Greece's central banker has forecast that an eagerly-awaited recapitalisation of the country's crisis-hit leading banks could be delayed by a few weeks to May.
"The recapitalisation will be over in a few weeks," Bank of Greece governor George Provopoulos told state television NET in a late Monday interview.
"According to the programme, it will have to be completed in April. I would say this date is slightly unrealistic, there could be a delay of a few weeks... it could go to the end of May," Provopoulos said.
The recapitalisation of Greek banks, who took a major blow last year in helping the country reduce its sovereign debt, is a condition for the continued release of EU-IMF rescue loans for Greece's crisis-hit economy.
A sum of 50 billion euros out of the total EU-IMF bailout fund of 240 billion euros has been earmarked for this purpose.
At least 10 percent of new capital must come from private investors to keep the banks from being effectively nationalised.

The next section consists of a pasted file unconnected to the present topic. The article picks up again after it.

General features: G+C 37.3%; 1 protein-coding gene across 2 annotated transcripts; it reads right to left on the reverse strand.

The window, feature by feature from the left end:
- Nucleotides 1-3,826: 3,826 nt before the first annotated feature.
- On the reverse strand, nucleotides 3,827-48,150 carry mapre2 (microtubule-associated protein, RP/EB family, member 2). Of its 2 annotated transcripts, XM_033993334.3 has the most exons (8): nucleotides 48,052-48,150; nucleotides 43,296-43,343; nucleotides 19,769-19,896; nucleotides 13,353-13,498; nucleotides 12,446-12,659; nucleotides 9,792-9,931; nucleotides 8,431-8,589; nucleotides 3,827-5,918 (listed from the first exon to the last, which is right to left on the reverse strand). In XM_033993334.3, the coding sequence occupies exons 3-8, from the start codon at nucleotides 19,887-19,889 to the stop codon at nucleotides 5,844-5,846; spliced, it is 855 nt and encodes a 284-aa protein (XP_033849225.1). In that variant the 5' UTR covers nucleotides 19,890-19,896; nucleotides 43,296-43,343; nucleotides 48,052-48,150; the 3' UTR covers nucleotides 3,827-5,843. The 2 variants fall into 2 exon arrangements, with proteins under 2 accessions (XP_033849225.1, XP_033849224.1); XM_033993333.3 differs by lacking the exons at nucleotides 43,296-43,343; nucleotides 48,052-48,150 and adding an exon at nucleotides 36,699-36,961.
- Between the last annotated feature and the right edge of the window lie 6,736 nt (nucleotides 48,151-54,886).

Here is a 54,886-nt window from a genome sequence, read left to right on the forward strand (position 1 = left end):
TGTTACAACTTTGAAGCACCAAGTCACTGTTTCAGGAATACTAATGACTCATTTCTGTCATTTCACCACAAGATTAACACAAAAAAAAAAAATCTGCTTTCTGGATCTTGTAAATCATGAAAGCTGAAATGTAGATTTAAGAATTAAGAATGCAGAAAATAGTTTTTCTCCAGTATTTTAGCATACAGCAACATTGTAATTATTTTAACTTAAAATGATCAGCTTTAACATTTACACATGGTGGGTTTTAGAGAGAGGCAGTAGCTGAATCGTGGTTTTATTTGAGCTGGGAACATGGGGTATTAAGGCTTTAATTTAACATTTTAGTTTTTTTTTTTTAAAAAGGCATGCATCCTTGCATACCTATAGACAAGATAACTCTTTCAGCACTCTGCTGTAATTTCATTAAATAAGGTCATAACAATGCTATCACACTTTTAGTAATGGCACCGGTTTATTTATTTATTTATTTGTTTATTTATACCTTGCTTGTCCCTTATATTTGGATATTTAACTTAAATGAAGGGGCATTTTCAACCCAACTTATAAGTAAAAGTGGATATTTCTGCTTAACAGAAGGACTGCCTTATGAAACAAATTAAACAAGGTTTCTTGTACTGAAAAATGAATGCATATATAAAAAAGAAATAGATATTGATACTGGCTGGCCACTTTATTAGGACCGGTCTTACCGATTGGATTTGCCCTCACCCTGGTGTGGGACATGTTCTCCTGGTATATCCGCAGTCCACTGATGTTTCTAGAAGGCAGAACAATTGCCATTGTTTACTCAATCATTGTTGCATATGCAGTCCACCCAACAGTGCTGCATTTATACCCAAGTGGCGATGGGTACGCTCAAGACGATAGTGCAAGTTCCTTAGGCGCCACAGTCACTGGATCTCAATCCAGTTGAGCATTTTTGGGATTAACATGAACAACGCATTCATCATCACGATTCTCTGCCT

A key stumbling block to the process has been an ongoing merger between Greece's leading lender, National Bank, and third-ranked Eurobank.
Provopoulos on Monday acknowledged the concern of Greece's so-called troika of creditors -- the EU, IMF and European Central Bank -- that the new entity will both dominate the market and will be tough to recapitalise.
"(The creditors) do not like the creation of such a major player with a market share of around 40 percent," Provopoulos said.
"The troika says, and I can also say, that there will be a greater difficulty in a combined National Bank-Eurobank entity, with capital needs in the order of 1.5 billion euros or slightly higher, a very large sum under the current circumstances. So there is a concern that if private investors cannot be found, it will come under state control," he added.
Senior troika representatives are returning to Athens this week to resume an audit of reforms that was suspended last month.
Their report will determine whether Athens will receive a loan disbursement of 2.8 billion euros pending since March.
Provopoulos noted that even if a bank had to turn to the Hellenic financial stability fund for help, "it's not exactly state control."
"In the Stability Fund there is ECB representation, and the EU Commission, and the troika has oversight. In no way would the troika want a major bank to operate as a traditional (state) bank. I am also concerned and would not want it to happen. I do not think it will," he said.